It is an almost trivial observation that the practice of mathematics typically
involves a lot of ‘scribbling and fiddling’ with symbols, diagrams and special
notations. Taking as a starting point the idea that both the written and the
oral languages used by mathematicians are philosophically relevant aspects
of their practices, the aim of this paper is to discuss in more detail the exact
status of external symbolic systems, systems of writing in particular, for
mathematical reasoning and mathematical practice. Are they merely convenient
devices? Are they essentially heuristic components? Can mathematics
be practiced without recourse to symbolic systems? In what sense, if any,
can different forms of writing be said to be constitutive of doing mathematics? …

Indeed, the investigation takes
into account three different levels: the synchronic level of a person ‘doing
math’ at a given point in time; the diachronic, developmental level of how an
individual learns mathematics; and the diachronic, historical level of the development
of mathematics as a discipline through time. It will be argued that
the use of external symbolic systems is constitutive of mathematical reasoning
and mathematical practice in a fairly strong sense of ‘constitutive’, but
not in the sense that manipulating notations is the only route to mathematical
insight. p. 45

b. Mathematical reasoning is conducted in vernacular languages; notations
are merely convenient short-hands
This position, as described by Macbeth, views mathematical reasoning as
constitutively independent of special systems of notation, but as inherently
tied to vernacular languages. p. 47

c. Mathematical reasoning is not language-dependent
On this view, to ‘do’ mathematics would be a purely private, inner process,
which can then be expressed and communicated a posteriori in some public
medium such as systems of notations or spoken languages.

Thus, positions b. and c. both reject the notion that mathematical (written)
notations are constitutive of mathematical practice. Positions a. and b. have
in common the idea that mathematical reasoning requires some sort of external,
linguistic medium to come about (as opposed to thoroughly internalist
position c.), yet disagreeing on the exact nature of this medium. p. 48

I here argue that, based on empirical data drawn from different
fields, a strong case can be made for the claim that external media are
constitutive of mathematical knowledge and mathematical reasoning in the
stronger sense that, even when a given person is apparently not manipulating
symbols, such as a mental calculator, she in fact typically relies extensively
on internalized versions of external devices (at least in most cases). p. 51-2

It is known for
example that the fastest and least error-prone mental calculations are those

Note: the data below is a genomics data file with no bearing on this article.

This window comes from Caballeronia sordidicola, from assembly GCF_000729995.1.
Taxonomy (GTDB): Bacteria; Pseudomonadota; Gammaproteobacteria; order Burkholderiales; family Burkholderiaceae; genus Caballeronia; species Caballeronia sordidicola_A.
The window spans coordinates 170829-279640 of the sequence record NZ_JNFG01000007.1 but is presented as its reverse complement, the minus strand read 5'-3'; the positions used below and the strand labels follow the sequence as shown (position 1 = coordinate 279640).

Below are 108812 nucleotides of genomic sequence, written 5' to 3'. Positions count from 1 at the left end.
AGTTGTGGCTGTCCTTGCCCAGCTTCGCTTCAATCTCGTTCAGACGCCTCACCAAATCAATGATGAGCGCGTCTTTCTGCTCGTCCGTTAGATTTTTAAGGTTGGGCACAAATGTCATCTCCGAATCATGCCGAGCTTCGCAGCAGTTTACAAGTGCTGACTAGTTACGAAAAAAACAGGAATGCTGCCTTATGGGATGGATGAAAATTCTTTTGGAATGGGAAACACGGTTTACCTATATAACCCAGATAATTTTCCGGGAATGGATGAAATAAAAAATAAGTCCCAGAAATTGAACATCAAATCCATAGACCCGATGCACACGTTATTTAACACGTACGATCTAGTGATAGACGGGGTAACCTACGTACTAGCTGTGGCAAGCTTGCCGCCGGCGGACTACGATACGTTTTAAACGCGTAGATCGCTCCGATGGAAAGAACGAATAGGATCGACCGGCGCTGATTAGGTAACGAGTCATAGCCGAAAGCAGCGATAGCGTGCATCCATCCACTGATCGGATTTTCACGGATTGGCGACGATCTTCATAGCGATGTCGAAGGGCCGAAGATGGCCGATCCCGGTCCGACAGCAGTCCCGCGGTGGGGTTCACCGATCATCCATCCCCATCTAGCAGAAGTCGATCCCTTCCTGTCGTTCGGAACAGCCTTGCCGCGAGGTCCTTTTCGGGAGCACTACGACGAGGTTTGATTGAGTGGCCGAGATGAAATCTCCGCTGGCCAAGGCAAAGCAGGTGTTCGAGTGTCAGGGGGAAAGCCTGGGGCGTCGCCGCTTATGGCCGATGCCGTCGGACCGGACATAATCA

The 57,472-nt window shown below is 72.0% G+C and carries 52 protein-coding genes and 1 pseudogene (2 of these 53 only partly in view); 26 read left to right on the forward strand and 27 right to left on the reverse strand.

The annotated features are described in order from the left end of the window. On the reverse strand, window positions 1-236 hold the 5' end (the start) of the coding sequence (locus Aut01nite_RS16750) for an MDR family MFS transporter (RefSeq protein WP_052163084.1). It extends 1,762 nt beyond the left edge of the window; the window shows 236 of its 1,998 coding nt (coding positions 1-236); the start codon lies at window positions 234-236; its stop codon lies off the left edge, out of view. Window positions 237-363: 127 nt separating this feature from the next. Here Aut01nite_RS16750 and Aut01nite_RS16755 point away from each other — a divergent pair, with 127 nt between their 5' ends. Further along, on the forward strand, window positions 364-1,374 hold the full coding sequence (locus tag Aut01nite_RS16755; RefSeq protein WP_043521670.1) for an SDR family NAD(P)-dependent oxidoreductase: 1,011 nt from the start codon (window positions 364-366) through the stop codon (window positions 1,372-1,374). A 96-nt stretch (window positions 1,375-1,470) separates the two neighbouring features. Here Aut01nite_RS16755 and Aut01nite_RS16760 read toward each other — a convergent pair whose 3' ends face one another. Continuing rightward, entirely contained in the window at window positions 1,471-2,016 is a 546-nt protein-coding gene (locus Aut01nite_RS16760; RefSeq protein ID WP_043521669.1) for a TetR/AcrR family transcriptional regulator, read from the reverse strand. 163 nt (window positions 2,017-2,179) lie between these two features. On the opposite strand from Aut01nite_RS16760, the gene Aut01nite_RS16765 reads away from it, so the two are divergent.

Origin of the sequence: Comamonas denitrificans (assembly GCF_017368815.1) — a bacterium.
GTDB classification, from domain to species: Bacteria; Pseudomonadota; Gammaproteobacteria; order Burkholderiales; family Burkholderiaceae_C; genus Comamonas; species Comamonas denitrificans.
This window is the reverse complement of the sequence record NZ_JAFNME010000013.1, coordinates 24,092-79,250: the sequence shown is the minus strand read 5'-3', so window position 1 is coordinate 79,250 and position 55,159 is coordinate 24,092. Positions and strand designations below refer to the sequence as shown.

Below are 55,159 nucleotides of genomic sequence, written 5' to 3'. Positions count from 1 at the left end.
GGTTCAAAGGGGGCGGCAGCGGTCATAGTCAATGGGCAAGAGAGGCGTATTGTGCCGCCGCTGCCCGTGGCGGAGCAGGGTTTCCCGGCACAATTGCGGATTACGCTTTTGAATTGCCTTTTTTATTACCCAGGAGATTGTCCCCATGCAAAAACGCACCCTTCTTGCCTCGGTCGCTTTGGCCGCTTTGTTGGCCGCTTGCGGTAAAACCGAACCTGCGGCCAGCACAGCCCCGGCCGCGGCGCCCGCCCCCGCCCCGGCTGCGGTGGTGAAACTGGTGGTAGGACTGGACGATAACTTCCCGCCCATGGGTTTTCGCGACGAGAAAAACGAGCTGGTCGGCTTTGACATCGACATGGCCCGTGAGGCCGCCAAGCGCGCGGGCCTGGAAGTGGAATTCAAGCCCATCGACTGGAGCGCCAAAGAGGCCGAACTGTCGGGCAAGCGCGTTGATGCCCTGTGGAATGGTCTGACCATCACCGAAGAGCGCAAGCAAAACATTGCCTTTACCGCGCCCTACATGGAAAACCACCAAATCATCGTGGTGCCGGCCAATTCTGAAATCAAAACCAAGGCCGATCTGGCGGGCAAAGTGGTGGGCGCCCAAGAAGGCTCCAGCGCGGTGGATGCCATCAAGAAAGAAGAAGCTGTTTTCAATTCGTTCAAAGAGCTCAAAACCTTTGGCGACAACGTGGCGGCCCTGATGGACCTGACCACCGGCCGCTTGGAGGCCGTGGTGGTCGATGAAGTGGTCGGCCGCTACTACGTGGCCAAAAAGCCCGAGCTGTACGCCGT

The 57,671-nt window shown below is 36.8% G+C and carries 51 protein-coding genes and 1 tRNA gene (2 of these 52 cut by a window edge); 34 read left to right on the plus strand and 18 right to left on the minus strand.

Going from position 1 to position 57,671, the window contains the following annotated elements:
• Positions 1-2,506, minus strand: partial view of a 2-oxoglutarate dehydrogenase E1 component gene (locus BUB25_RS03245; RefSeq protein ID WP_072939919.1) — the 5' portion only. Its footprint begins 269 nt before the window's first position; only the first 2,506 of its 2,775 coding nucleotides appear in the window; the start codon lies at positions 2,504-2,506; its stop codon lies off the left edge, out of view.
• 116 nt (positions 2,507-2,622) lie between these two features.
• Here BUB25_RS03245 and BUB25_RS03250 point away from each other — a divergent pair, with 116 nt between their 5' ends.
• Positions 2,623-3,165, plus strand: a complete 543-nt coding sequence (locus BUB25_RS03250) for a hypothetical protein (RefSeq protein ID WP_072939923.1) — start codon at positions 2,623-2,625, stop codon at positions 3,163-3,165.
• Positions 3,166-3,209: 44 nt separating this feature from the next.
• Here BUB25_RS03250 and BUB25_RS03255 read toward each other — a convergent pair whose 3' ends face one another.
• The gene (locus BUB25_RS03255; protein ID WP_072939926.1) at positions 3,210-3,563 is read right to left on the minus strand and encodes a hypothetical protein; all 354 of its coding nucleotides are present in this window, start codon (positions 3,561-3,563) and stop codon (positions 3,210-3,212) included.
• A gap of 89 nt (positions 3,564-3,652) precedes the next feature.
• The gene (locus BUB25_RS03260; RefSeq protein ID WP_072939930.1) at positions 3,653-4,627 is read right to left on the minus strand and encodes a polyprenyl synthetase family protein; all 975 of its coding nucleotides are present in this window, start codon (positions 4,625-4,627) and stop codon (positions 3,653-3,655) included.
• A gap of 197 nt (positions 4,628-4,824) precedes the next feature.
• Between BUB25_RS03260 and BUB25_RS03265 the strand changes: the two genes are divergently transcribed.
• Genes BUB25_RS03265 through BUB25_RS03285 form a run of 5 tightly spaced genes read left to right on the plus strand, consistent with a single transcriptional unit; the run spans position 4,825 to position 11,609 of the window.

consisting in adding a given number smaller than 10 to a multiple of 10 (10,
20, 30 etc.); this is arguably because the reasoner mentally ‘replaces’ the 0
on the right-side of one of the numerals with the other numeral.9 So it seems
that, while not using ‘paper and pencil’ at that particular moment, the operation
being implemented relies significantly on the mode of presentation of
the Hindu-Arabic numeral system as a place-value system, and thus on an
internalization of external symbols. p. 52

Going back to the three positions presented above, it seems clear that, even
if at specific occasions (i.e. the synchronic level), ‘doing math’ does not require
the act of manipulating external symbols (as the defender of position
c., the ‘documentist’, would have it), from a diachronic, developmental point
of view, external symbols appear to be a necessary condition for the emergence
of mathematical concepts and mathematical reasoning. Moreover, I
have argued that many of the processes which appear to take place exclusively
‘in the head’ are in fact internal simulations of external processes; in
such cases, there is a clear sense in which external representations are constitutive
of mathematical reasoning, even if they are simulated and manipulated
mentally. p. 55

She takes two interesting cases, that of a savant and a blind mathematician, as interesting exceptions to prove the rule

Many mathematicians see numbers as digits, and while they can do
amazing things when it comes to understanding the very root of an
equation, only when you ‘see’ it and do the mathematics together
can you really understand where it comes from.
Padgett’s claim that many (most?) mathematicians ‘see numbers as digits’
is indeed very much in the spirit of the views defended here. But his final
observation is what is most revealing: he refers to a form of ‘seeing’
the root of an equation that is independent of seeing numbers as digits, and
thus a form of mathematical insight which is presumably not inherently tied
to external representations (crucially, the fractals he draws are renditions of
what he ‘sees’ prior to making the drawings themselves). Notice however
Padgett’s suggestion that both this ‘seeing’ ability and ‘doing the mathematics’
(presumably, operating with symbols) are required to understand where
the root of an equation ‘comes from’. p. 59

But rather than disproving the claim that mathematical
practice is fundamentally tied to forms of writing, at least some blind
mathematicians seem in fact to confirm it in that the ways in which they produce
mathematical knowledge are often significantly different from those of
sighted mathematicians. To use Jason Padgett’s terminology, we might say
that, unlike most mathematicians, blind mathematicians arguably do not predominantly
see ‘numbers as digits’, and at times this seems to provide them
with privileged insight with respect to some specific problems. p. 61